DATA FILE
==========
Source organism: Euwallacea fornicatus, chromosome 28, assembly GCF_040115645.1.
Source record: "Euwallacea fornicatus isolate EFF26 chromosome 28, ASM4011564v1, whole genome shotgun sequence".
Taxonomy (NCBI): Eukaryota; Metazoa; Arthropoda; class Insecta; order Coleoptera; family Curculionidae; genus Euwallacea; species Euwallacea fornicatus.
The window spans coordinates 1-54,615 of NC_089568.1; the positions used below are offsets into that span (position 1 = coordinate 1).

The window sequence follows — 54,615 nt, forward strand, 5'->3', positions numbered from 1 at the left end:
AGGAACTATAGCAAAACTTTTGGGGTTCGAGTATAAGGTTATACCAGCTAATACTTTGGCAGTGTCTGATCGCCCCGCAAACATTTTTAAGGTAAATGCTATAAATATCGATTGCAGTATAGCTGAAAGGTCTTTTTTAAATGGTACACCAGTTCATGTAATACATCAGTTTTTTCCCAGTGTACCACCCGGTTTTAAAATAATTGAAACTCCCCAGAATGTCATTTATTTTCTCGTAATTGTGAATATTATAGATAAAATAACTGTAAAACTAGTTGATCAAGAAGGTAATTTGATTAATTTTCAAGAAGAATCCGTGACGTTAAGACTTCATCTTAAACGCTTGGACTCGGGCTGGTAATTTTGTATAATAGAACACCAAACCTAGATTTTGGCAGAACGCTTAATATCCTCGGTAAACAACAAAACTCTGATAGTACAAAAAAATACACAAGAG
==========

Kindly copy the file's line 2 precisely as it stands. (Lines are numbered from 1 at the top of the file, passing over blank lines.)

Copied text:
Source record: "Euwallacea fornicatus isolate EFF26 chromosome 28, ASM4011564v1, whole genome shotgun sequence".